The general secretary of one of the top teachers' unions has laid out five demands that need to be fulfilled before schools reopen.
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General secretary of the National Association of Schoolmasters Union of Women Teachers (NASUWT) Dr Patrick Roach has written to the Education Secretary with the demands, according to The Telegraph.
He laid out five conditions that must be met before teachers will return to work:
- Schools must have enough cleaning equipment and staff to carry out deep cleaning.
- The Government must publish advice on how social distancing can be achieved in schools.
- Teachers must have access to personal protective equipment (PPE), ranging from soap to face masks, gloves and aprons, depending on the type of school.
- Teachers should be guaranteed the same employment protections as other workers.
- There should be recognition that school staff are now a "depleted" workforce due to the coronavirus pandemic.
In his letter, Dr Roach said all of the demands must be "fully addressed" before schools reopen.
He said teachers should not be expected to "undertake cleaning tasks" themselves.
He wrote: "The NASUWT would not expect teachers to be asked to undertake cleaning tasks or to be expected to undertake them to the necessary standards to protect the health of pupils and the workforce."
The Department for Education has already said teachers do not need PPE to carry out their jobs safely.
Their guidelines say staff should focus on observing "social distancing, hand washing and other hygiene measures, and cleaning of surfaces".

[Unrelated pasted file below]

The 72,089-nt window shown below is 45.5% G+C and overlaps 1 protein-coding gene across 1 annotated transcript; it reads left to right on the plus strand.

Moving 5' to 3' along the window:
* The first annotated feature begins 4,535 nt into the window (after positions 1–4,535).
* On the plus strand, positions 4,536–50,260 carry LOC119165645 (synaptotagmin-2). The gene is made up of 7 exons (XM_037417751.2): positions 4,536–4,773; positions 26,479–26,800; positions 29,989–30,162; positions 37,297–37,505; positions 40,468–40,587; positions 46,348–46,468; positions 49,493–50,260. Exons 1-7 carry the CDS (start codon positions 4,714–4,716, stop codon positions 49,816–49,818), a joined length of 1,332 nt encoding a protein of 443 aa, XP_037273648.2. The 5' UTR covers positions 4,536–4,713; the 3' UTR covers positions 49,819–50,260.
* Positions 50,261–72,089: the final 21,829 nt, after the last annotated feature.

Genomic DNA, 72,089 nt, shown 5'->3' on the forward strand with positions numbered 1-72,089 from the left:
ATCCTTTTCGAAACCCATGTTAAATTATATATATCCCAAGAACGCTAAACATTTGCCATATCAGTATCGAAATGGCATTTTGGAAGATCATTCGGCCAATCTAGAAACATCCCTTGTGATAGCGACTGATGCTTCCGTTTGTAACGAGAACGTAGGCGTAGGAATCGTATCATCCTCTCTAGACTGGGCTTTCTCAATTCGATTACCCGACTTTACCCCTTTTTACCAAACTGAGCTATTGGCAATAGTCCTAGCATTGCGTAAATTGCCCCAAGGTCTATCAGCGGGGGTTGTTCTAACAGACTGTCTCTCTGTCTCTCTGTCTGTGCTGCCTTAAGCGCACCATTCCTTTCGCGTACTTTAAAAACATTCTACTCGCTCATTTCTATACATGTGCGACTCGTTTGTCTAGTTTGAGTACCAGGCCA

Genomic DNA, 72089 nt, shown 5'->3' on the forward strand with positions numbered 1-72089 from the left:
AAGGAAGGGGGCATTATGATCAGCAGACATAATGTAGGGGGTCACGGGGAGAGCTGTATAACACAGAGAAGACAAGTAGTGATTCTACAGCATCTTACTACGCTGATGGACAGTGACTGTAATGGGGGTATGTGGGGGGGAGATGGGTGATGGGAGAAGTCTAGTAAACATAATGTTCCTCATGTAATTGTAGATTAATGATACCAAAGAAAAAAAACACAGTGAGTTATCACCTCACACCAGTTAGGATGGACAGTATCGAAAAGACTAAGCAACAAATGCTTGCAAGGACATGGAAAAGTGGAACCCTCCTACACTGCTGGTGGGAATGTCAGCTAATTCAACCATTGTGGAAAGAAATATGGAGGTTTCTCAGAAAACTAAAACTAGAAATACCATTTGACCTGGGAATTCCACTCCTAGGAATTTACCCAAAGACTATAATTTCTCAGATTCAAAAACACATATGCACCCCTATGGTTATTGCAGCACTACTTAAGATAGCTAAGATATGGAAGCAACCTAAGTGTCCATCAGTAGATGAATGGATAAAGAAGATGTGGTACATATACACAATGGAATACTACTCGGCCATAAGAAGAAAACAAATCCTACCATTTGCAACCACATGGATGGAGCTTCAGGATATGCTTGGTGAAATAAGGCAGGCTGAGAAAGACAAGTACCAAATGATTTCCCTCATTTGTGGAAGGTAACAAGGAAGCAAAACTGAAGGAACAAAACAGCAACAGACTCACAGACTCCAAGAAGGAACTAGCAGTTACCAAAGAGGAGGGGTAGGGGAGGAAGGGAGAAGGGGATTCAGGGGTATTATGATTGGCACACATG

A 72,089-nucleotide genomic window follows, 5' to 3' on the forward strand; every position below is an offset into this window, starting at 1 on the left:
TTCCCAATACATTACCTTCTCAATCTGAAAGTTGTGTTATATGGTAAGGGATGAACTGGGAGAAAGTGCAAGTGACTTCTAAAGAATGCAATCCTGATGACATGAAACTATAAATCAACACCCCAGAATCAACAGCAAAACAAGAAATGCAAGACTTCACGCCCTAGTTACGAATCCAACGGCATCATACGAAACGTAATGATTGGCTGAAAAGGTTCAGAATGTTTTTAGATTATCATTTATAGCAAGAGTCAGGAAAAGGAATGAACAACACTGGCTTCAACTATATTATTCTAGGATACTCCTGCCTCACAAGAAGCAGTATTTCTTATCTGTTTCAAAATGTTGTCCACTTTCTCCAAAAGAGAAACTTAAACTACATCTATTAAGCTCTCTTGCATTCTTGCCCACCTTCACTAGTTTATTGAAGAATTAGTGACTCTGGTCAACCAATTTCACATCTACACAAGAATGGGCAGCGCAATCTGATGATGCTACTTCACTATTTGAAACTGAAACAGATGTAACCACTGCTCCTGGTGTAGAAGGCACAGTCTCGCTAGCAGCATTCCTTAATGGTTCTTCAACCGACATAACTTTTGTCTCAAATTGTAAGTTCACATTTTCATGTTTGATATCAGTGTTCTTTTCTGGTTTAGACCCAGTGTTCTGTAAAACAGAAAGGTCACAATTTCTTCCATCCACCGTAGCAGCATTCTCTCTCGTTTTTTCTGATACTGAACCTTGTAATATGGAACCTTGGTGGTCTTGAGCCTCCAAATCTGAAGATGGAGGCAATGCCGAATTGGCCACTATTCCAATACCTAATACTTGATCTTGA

The demands for protective equipment to be given to teachers, came as the row over not having enough PPE for NHS workers became even more furious.
A shipment of 84 tonnes of PPE from Turkey failed to arrive, and health bosses have said they have "low confidence" in receiving adequate supplies.
Government ministers are also facing increasing pressure to call for the widespread use of face masks to stop the spread of coronavirus once lockdown measures are eased.
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The reopening of schools is seen as a key move in winding back the drastic lockdown measures, as it would allow parents to return to work.
Millions of children who were due to return to school after the Easter holiday this week, are still learning from home after most schools were shut down last month.
It has been reported the earliest schools will reopen is June.
Education Secretary Gavin Williamson has said he will only order schools to reopen once it is safe.
He said the UK was watching closely how other countries, such as Denmark, were reopening schools and the measures they had put in place.
He said: "Are we looking at other countries and learning from them? Absolutely.
"And we're seeing a few examples of countries opening up their schooling system and we'll look closely as to how that works, how that goes, and what lessons can be learnt from it so we can benefit from that."
But he refused to set any concrete date when parents could expect schools to reopen.
Dr Roach said any discussions over opening schools must be "cautionary".
Another union boss, Geoff Barton, the general secretary of the Association of School and College Leaders agreed there should be no rush to reopen schools.
He said he "cannot think of a worse idea than schools being reopened before general easing of the lockdown".
He added: " (I) sincerely hope that nobody in Government is seriously pressing for this to happen".
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